local_blks_hit      | bigint                   |           |          |   
 local_blks_read     | bigint                   |           |          |   
 local_blks_dirtied  | bigint                   |           |          |   
 local_blks_written  | bigint                   |           |          |   
 temp_blks_read      | bigint                   |           |          |   
 temp_blks_written   | bigint                   |           |          |   
 blk_read_time       | double precision         |           |          |   
 blk_write_time      | double precision         |           |          |   
 resp_calls          | text[]                   |           |          |   
 cpu_user_time       | double precision         |           |          |   
 cpu_sys_time        | double precision         |           |          |   
 tables_names        | text[]                   |           |          |   

As we can see, there are some new attributes like bucket, client_ip, resp_calls and tables_names which are related with new features. Let’s see what are these new features and how can we use them.

  • Time bucketing: The biggest difference is time bucketing. If we look at the code of pg_stat_statements, we can found that all the tracked queries are stored in a hash table in shared memory. Userid, dbid and queryid will be used as key to create hash entry. If a query is executed in the same database by same user all the time, pg_stat_statements will keep gathering data from it. With time bucketing, all the queries executed in the same period of time will be divided into same time bucket, and use the bucket id as part of the hash key. So we can focus on the statistic generated in a short period of time. As a result, this could make data like avg/max/min of query more accurate, especially in the case like high resolution or unreliable network.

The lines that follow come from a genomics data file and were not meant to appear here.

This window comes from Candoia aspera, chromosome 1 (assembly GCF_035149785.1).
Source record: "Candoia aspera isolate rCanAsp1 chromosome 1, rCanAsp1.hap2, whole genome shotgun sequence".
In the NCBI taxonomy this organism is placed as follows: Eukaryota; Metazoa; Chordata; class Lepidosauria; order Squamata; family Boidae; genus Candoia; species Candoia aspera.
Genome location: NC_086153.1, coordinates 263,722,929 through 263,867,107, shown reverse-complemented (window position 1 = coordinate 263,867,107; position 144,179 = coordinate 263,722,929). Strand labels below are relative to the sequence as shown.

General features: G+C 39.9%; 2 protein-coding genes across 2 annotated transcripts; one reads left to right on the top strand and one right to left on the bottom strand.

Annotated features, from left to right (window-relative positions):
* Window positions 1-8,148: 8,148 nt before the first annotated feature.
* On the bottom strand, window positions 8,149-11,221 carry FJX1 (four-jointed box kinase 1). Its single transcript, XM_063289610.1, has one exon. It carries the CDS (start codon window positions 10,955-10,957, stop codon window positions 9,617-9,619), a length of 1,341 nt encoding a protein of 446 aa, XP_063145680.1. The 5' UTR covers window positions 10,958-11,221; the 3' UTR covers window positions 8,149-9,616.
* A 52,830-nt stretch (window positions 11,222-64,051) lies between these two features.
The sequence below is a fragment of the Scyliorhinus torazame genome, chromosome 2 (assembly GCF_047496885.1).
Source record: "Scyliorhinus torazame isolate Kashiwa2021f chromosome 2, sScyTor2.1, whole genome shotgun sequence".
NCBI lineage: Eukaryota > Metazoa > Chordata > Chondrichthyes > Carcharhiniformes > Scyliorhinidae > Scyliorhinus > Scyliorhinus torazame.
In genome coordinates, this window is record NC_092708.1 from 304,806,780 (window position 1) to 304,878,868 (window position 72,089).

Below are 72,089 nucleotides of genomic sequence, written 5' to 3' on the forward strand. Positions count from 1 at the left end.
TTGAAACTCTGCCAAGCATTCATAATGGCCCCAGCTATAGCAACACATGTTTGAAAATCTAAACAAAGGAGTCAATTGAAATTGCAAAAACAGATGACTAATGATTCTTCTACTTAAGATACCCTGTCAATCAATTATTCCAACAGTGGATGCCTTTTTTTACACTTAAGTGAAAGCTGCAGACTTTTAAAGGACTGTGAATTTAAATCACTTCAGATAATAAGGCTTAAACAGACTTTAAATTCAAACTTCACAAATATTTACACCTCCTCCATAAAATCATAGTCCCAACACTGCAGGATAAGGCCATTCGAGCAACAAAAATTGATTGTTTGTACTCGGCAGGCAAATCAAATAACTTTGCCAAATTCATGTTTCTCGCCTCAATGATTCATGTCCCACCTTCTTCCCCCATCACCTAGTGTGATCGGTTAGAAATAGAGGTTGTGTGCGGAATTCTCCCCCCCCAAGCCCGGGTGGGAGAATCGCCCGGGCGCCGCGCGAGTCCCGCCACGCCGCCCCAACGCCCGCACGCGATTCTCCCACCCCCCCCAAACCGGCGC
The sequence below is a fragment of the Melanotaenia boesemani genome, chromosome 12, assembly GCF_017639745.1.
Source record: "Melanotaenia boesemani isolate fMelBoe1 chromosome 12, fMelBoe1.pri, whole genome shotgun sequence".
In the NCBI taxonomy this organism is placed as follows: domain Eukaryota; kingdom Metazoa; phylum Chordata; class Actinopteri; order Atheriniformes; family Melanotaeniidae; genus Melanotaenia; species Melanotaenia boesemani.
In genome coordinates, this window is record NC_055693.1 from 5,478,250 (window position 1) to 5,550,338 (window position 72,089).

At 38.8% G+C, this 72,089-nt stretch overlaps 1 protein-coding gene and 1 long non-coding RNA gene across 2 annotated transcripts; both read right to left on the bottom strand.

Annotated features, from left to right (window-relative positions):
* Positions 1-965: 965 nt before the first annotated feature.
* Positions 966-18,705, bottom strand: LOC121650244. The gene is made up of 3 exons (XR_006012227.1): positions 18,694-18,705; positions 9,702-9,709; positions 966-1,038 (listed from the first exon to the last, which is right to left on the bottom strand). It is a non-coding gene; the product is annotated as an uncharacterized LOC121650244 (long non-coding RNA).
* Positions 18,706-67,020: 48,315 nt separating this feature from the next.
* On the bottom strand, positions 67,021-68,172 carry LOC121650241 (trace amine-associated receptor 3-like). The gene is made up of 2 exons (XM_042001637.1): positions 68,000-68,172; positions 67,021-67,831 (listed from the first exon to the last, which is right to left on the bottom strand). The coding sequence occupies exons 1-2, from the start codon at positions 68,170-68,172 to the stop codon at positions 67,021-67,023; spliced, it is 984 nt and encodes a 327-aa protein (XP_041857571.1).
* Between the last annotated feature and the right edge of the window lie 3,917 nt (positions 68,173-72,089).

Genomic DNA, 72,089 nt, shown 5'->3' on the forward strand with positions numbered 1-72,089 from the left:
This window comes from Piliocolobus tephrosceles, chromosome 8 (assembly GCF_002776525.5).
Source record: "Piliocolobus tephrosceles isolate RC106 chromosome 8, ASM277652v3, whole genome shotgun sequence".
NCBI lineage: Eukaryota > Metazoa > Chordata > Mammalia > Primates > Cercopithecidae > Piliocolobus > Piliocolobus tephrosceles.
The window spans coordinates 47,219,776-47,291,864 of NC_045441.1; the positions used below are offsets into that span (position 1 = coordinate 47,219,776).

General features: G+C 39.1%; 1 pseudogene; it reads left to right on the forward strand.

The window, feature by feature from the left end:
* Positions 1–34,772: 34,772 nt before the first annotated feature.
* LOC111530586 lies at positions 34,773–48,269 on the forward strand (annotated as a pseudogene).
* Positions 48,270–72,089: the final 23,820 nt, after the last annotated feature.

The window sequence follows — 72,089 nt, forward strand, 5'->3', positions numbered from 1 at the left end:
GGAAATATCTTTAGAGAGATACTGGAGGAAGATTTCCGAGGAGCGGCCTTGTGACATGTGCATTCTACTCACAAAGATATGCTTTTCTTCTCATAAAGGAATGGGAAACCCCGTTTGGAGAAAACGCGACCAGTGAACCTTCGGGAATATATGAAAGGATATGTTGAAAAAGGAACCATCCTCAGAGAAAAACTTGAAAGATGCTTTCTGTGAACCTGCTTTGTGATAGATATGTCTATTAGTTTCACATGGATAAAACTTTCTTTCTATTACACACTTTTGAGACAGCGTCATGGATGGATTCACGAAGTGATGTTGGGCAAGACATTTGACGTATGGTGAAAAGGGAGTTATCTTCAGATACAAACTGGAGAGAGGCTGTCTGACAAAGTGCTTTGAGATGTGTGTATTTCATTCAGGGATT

• The way they store query text is also changed. Unlike pg_stat_statements, which stores the query text in a temporary file, pg_stat_monitor stores the query text in shared memory. This method can save the trouble of writing/reading queries to files, but if there are too many large queries, it may also cause Shared memory expansion. But it’s totally depends on configuration.
  • Response time histogram: this new feature will create a array with 10 integer elements to represent response time distribution. After query is executed, pg_stat_monitor will use the execution time to subtract the lower limit and calculate the number of steps away from the lower limit, and then add 1 to the corresponding element in the array. So we can get the response time histogram of same query. User can adjust the value of lower bound and step to get the histogram they want. Please note that these value cannot be set while the database is running. In a relatively long period of time, the response time histogram can provide a better insight than just using avg/max/min execution time.
  • Non-normalized query: pg_stat_statements will replace the const value with placeholder(the token location) in query text. In pg_stat_monitor, user can choose to store the normalized or actual query, so user can use EXPLAIN to analyze the query. It’s easier to discuss with others with an actual query.
  • Add table name: pg_stat_monitor also captures names of those tables accessed by the query. This is methor is more reliable than getting table name from the query text. I think it provides another perspective for analyzing information. It allows users to analyze queries that access the same table.
  • Add ip address as a new dimension: Add the user’s IP address as part of the hash key to create a hash entry. This allows you to get the performance of queries from specific client addresses. It is valuable in some situations.

In short, pg_stat_monitor provide a more detailed version of pg_stat_statements without adding too much overhead . Current release version is just as a Technical Preview. There are several planned features still on working. Once it completed, I believe it will be a powerful tool in Postgresql tool kit.